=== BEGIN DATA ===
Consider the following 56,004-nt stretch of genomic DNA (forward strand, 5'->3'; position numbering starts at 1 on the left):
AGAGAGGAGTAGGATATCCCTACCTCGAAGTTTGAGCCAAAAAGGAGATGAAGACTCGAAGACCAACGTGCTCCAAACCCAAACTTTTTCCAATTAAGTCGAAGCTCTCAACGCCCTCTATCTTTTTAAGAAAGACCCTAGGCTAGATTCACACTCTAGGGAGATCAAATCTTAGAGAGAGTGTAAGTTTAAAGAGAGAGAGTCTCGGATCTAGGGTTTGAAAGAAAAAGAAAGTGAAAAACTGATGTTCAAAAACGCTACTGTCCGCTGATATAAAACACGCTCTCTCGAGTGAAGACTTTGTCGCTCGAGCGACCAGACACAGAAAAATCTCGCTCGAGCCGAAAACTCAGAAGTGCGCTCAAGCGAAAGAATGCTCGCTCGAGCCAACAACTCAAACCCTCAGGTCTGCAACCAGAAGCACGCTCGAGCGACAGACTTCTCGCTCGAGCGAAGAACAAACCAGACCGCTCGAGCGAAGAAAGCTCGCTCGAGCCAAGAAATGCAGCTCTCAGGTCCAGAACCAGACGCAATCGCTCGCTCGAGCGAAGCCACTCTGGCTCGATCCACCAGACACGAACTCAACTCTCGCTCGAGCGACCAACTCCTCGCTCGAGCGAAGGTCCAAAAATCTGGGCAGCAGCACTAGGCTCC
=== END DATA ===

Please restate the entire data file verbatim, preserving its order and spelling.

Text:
Consider the following 56,004-nt stretch of genomic DNA (forward strand, 5'->3'; position numbering starts at 1 on the left):
AGAGAGGAGTAGGATATCCCTACCTCGAAGTTTGAGCCAAAAAGGAGATGAAGACTCGAAGACCAACGTGCTCCAAACCCAAACTTTTTCCAATTAAGTCGAAGCTCTCAACGCCCTCTATCTTTTTAAGAAAGACCCTAGGCTAGATTCACACTCTAGGGAGATCAAATCTTAGAGAGAGTGTAAGTTTAAAGAGAGAGAGTCTCGGATCTAGGGTTTGAAAGAAAAAGAAAGTGAAAAACTGATGTTCAAAAACGCTACTGTCCGCTGATATAAAACACGCTCTCTCGAGTGAAGACTTTGTCGCTCGAGCGACCAGACACAGAAAAATCTCGCTCGAGCCGAAAACTCAGAAGTGCGCTCAAGCGAAAGAATGCTCGCTCGAGCCAACAACTCAAACCCTCAGGTCTGCAACCAGAAGCACGCTCGAGCGACAGACTTCTCGCTCGAGCGAAGAACAAACCAGACCGCTCGAGCGAAGAAAGCTCGCTCGAGCCAAGAAATGCAGCTCTCAGGTCCAGAACCAGACGCAATCGCTCGCTCGAGCGAAGCCACTCTGGCTCGATCCACCAGACACGAACTCAACTCTCGCTCGAGCGACCAACTCCTCGCTCGAGCGAAGGTCCAAAAATCTGGGCAGCAGCACTAGGCTCC